Goodreads | Amazon

I was somehow lucky enough to win an advance copy of Landline. Thank you to Goodreads and the publisher – this may be the best book I’ve read all year.

Georgie’s marriage is in crisis. Her dream is coming true – the show she and her best friend have been working on for years finally has a chance at being picked up, but they need to write four episodes asap. The problem? It’s almost Christmas, and she and her family are all set to go visit her husband’s mom in Nebraska. When Georgie tells Neal that she can’t come, she knows he’ll be upset. She’s choosing work – and her best friend Seth – over him… again. She doesn’t expect that he’ll pack up the kids and go to Nebraska without her. She doesn’t expect that he won’t even pick up his cell phone when she calls. One night after he’s left, she digs through the closet of her childhood bedroom to find her old rotary phone. She calls from her mother’s landline to Neal’s parents’ landline and finally reaches Neal… in 1998.

I don’t want to say too much, since this book won’t even be released for another month and a half, but Rainbow Rowell did not let me down. Landline was everything I hoped for and more, and I had a really hard time putting it down. My thoughts on it are mostly just a mess and I don’t think I can do it justice in a review.

Final rating: ★★★★★

[also posted here]

Note: Now through May 30, anyone with a Goodreads account can enter to win a free copy here.

Goodreads | Amazon

After six months and nine days, I have finally finished this beast of a book.  It’s hard to say what it is that made this book take so long.  At 544 pages, it’s hardly the longest book I’ve recently read.  I do have a degree in Linguistics, so I can’t say the subject matter was over my head.  Maybe it’s just that this book is so packed with information, examples, quotes, and evidence that my brain felt a little overloaded every time I picked it up.  Because of that, I kept it in my purse, pulling it out over lunch, while traveling, while waiting for friends to show up, so on and so forth, until little by little, I came to the end.

And now that I’ve finished, I don’t really know what to say.  Some parts are wonderful – I’m partial to morphology and childhood language acquisition, so I flew through those pages.  Other parts barely held my interest, such as the attempted construction of speaking machines.  All in all, don’t have a strong opinion either way on this book.  It’s a worthy read for anyone with a strong interest in language or linguistics, but the average person will probably get bored.

Final rating: ★★★☆

[also posted here]

In any case, e lengeege weth e smell nember ef vewels cen remeen qeete expresseve, so we cannot conclude that a hominid with a restricted vowel space had little language.

The Language Instinct | Steven Pinker

English is a zany, logic-defying tongue, in which one drives on the parkway and parks on the driveway, plays at a recital and recites at a play. …George Bernard Shaw complained that fish could just as sensibly be spelled ghoti (gh as in tough, o as in women, and ti as in nation) – and that only institutional inertia prevents the adoption of a more rational, spell-it-like-it-sounds system.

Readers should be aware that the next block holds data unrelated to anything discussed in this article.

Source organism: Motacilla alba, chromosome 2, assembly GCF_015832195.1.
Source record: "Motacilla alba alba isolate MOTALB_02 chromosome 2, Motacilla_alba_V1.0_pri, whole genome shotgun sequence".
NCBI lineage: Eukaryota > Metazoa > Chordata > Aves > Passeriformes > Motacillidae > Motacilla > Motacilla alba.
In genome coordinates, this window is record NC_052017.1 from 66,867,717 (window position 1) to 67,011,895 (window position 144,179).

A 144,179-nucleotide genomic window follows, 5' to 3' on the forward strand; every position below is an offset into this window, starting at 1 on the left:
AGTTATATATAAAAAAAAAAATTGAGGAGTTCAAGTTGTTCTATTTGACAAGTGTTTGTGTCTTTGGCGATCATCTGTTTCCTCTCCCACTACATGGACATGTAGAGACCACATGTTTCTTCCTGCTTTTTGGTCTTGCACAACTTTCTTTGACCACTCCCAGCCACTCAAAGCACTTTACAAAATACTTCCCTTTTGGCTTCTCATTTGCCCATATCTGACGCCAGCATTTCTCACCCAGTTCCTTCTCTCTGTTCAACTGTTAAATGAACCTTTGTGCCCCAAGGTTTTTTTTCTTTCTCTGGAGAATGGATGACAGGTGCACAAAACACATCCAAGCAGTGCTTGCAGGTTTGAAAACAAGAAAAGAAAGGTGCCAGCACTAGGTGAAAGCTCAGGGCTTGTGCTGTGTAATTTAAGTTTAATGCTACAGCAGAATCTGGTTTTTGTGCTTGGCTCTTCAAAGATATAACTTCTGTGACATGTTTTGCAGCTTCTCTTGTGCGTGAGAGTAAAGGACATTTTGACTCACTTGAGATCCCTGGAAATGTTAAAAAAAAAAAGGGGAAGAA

Steven Pinker | The Language Instinct

In the speech sound wave, one word runs into the next seamlessly; there are no little silences between spoken words the way there are white spaces between written words. We simply hallucinate word boundaries when we reach the end of a stretch of sound that matches some entry in our mental dictionary.

Steven Pinker | The Language Instinct

Goodreads | Amazon

People tell boring lies about politics, God, and love. You know everything you need to know about a person from the answer to the question: What is your favorite book?

A.J. Fikry is a grumpy, irritable bookstore owner. His wife has died in a tragic accident, he’s become very bitter, and he spends most of his nights getting drunk and angry. On one such night, he finds that someone has stolen his copy of Tamerlane, a rare collection of short stories written by Poe and valued at approximately $400,000. Shortly after, he finds that someone has left a baby in his bookstore, seemingly with the understanding that he will raise the child.

And thus begins the gradual melting of A.J.’s heart. And yours, too, most likely. The Storied Life of A.J. Fikry is not what I expected – it was so much more. It’s incredibly well-developed, with beautiful characters and an engaging plot. It has twists that you’ll probably see coming, but that doesn’t ruin anything. It has an ending that’s both sad and hopeful at the same time. And throughout the book, A.J. makes book recommendations!

I adored this book and read it from the second I got home from work until I had to go to bed, only to repeat again the next day. Highly recommended for any book lovers, and anyone who enjoys a good story.

Thank you to Netgalley and the publisher for the free copy.

Final rating:  ★★

[also posted here]